Behind the Beak

Who is Cocky, Carolina’s Most Beloved Mascot?

by Caroline Christy / Garnet & Black

Whether you’re a student, professor, alumni or fan, if you’re involved with the University of South Carolina, you’re bound to know who Cocky is. But do you really know him? Who is our beloved mascot, how did he come to be and what does he mean to our community today?

Before Cocky, there was Sir Big Spur, or “The Rooster,” but before that, USC was only known as the “Gamecocks.” Where did the idea of a fighting rooster even come from? It all started with Gen. Thomas Sumter, an American Revolutionary War general who was known as “The Fighting Gamecock” due to his fighting and military tactics during the war. The Cocky that USC fans know and love today made his debut on Oct. 18, 1980, almost 45 years ago, at the homecoming game against Cincinnati. 

John Nelson, an undergraduate student, was already in the race for USC’s mascot at the time. He created the first costume for what would become Cocky and was known as “The Rooster,” up until Cocky’s first appearance in 1980. “The Rooster” was a more intimidating, realistic version of Cocky, and the new cartoon-like, more approachable version of the fighting gamecock was not immediately accepted by fans. In fact, at first, it was even booed. However, fans eventually came around, and in 1982, Cocky became the official mascot of the university. 

From there, Cocky stole the hearts of countless fans, becoming the iconic mascot we know today. 

Cocky won three Universal Cheerleaders Association Mascot Championships in 1986, 1994 and 2008, won Capital One’s Mascot of the Year in 2004 and most recently earned a spot in the Sports Illustrated ranking as the seventh greatest mascot in college football history in 2019. Since then, Cocky has been wooing fans at football, basketball and other athletic USC games, as well as making appearances at hospitals and schools. He has easily become one of the most beloved mascots in college history. 

Not only has Cocky brought fans together, but he has also created an entire community of mascot alumni. Whether they were Cocky five or 25 years ago, students that have adorned the bird suit are connected forever through this unique, special experience. 

One of these alumni is Tara Parker, who participated as Cocky from 2013 to 2016. Parker was quite the busy bee in college. She double majored in Hospitality Management and Retail Management, with a minor in Entertainment Management, on top of all her secret responsibilities as our beloved mascot.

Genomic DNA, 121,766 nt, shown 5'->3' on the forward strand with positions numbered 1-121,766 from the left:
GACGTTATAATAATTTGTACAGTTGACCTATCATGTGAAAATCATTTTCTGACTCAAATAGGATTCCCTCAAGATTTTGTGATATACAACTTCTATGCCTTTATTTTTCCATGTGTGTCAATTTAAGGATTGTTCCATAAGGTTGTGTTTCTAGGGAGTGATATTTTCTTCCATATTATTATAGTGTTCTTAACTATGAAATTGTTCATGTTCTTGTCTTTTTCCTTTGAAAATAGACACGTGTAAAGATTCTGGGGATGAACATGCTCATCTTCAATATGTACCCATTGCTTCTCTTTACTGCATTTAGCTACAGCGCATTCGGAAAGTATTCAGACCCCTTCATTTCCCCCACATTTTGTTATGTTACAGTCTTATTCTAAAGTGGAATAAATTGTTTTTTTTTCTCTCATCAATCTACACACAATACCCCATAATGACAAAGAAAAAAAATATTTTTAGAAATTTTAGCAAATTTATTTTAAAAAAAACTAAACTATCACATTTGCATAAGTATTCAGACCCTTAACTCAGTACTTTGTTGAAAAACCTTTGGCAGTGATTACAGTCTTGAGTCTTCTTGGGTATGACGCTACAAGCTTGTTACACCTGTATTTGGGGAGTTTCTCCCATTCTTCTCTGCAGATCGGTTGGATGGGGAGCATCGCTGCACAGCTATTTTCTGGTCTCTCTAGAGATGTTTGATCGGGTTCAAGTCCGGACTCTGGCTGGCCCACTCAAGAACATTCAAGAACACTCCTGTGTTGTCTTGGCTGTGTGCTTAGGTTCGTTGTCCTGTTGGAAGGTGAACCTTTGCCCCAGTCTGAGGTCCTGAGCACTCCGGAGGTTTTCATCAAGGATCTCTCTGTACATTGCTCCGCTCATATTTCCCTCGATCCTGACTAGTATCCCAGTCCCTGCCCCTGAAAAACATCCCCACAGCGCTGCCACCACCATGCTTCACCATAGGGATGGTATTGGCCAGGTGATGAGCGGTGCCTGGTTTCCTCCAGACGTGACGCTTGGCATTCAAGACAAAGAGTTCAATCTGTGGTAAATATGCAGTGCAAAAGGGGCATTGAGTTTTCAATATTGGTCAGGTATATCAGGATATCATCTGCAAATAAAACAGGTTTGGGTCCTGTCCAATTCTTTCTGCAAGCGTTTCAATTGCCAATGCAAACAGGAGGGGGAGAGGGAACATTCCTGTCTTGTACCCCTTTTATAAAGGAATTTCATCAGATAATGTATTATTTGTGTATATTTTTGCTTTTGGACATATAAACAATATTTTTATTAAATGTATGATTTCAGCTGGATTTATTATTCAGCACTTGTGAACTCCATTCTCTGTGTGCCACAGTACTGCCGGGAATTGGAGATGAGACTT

Parker reminisced on her time as Cocky with a reverence one might have for a high school sweetheart. Parker had always loved characters like Cocky. Even as a kid, she said she "always gravitated towards mascots".  

The anonymity of the role also intrigued her. "Mascots have this total sense of freedom," Parker said.  

Cocky acted as a kind of mask for Parker and allowed her to fully be herself in the presence of strangers and friends alike—a truly unique experience for a college student trying to figure out who they are in the world. “It felt like an avenue where I was really able to be the fullest extent of what I wanted to be," Parker said.

Once she decided that she wanted to be a part of the Cocky program, she started the audition process, which is neither easy nor widely advertised. Parker said, "Only people who seek it out end up at the audition." 

She emailed the head cheerleading coach at the time and started the audition process.  At the time when she joined, the audition consisted of a 30-second skit, an improv section and an in-person interview.  Parker remembers her own audition, when they gave her a cone and a car windshield shade to work with, a trick combo that she somehow made work in her improv section.  This process values creativity, personality, adaptability and fun, echoing the very traits that Cocky represents. 

To Parker, and the rest of the team at the time, Cocky was described to have the persona of a "7-year-old boy." According to Parker, that’s what Cocky brings out in people; that child-like, infectious joy that allows us to be whatever we want. "I think as we get older, as we get more into this corporate world, we forget those moments and those experiences that make us giddy," she said.